PROGRESS IN TREATMENT OF A RADIOACTIVE CONDENSATE WASTE Page: 9 of 80
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certain minerals can selectively remove radioisotopes from wastes. (1, 2)
Laboratory work was initiated to evaluate one of the minerals, clinoptilo-
lite, for removing radiostrontium and radiocesium from condensate wastes. (3)
At the same time, the need to study a treatment process on a small engi-
neering scale was recognized and the design and installation of appropriate
equipment was started.
Organic matter in the waste, especially in emulsified form, tends
to be mechanically removed by the ion-exchange beds. The emulsion glob-
ules fill the void spaces in the bed and cause excessive pressure drop after
only a fraction of the adsorption capacity of the bed is used. Plugging of
the bed by organic material is characterized by the formation of a distinct
layer of an orange colored, wax-like material in the top inch of the bed.
Significant quantities of NH4 reduce the efficiency of cesium re-
moval because Cs+ is similar to NH+. Early during the waste treatment
experiments, the presence of NH4 had not been recognized; consequently,
much work was done on removing only the organic matter. Two methods
were tried: activated carbon adsorption and membrane separation. (4)
The first method successfully removed both soluble and emulsified organic,
although there were several limitations to its use. Membrane separation
was expected to remove only emulsified organic. The method worked with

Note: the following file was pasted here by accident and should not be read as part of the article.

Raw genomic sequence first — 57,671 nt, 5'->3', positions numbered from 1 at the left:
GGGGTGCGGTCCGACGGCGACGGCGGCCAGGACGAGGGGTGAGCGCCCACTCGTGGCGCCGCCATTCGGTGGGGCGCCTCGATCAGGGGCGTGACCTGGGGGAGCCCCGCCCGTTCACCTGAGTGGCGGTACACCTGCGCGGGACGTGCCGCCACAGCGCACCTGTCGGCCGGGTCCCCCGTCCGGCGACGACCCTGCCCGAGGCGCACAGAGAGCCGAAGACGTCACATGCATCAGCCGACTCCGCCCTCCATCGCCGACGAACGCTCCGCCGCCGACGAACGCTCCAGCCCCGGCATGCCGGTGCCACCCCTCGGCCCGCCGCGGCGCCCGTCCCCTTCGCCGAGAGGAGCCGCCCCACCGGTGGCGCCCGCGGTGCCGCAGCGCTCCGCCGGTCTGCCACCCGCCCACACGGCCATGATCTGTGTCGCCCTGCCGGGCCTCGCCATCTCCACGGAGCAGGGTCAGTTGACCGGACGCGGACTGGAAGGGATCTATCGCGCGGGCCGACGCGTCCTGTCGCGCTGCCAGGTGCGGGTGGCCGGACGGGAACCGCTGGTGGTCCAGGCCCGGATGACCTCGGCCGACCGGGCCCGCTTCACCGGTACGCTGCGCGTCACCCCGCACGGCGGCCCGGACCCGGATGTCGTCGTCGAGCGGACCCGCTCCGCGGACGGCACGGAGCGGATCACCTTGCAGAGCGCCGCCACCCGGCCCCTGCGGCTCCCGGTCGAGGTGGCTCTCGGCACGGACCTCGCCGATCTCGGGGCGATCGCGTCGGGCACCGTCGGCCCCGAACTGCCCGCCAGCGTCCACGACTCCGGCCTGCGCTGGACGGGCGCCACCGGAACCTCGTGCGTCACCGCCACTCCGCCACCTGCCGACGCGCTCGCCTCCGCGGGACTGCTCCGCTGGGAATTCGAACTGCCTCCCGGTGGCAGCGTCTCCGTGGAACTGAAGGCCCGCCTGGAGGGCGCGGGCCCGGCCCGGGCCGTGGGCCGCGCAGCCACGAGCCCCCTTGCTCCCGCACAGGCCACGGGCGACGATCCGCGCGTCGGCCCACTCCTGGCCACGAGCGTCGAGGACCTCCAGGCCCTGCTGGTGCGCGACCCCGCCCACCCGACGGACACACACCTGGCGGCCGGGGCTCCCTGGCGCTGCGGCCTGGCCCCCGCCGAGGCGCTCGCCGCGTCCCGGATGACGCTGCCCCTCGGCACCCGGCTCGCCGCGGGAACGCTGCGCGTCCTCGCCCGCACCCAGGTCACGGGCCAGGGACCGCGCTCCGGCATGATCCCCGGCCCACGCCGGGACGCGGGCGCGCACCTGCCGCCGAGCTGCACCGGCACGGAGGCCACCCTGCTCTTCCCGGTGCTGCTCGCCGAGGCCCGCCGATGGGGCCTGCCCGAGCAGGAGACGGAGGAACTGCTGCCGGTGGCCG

synthetic or simulated waste, but the emulsion in the actual waste was too
stable for separation. When it was determined that NH4 was also a con-
stituent of the condensate waste, it was realized that a method for remov-
ing both organic matter and NH+ was necessary to increase the life of
ion-exchange beds. Steam stripping had been used for removing organic
material from plutonium and uranium stream, (5, 6) but only with concen-
trations where large evaporation factors were used. NH+ removal has
been demonstrated with conventional deaerators from boiler feed waters
using a similar technique.(7
* It is recognized that either NH or NH+ will exist in the waste system
depending on the pH and the stoichiome4try of the stream. NH4 has
been used throughout this report for consistency.
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Skarpelos, J.M. PROGRESS IN TREATMENT OF A RADIOACTIVE CONDENSATE WASTE, report, October 1, 1963; Richland, Washington. (https://digital.library.unt.edu/ark:/67531/metadc866645/m1/9/: accessed April 18, 2019), University of North Texas Libraries, Digital Library, https://digital.library.unt.edu; crediting UNT Libraries Government Documents Department.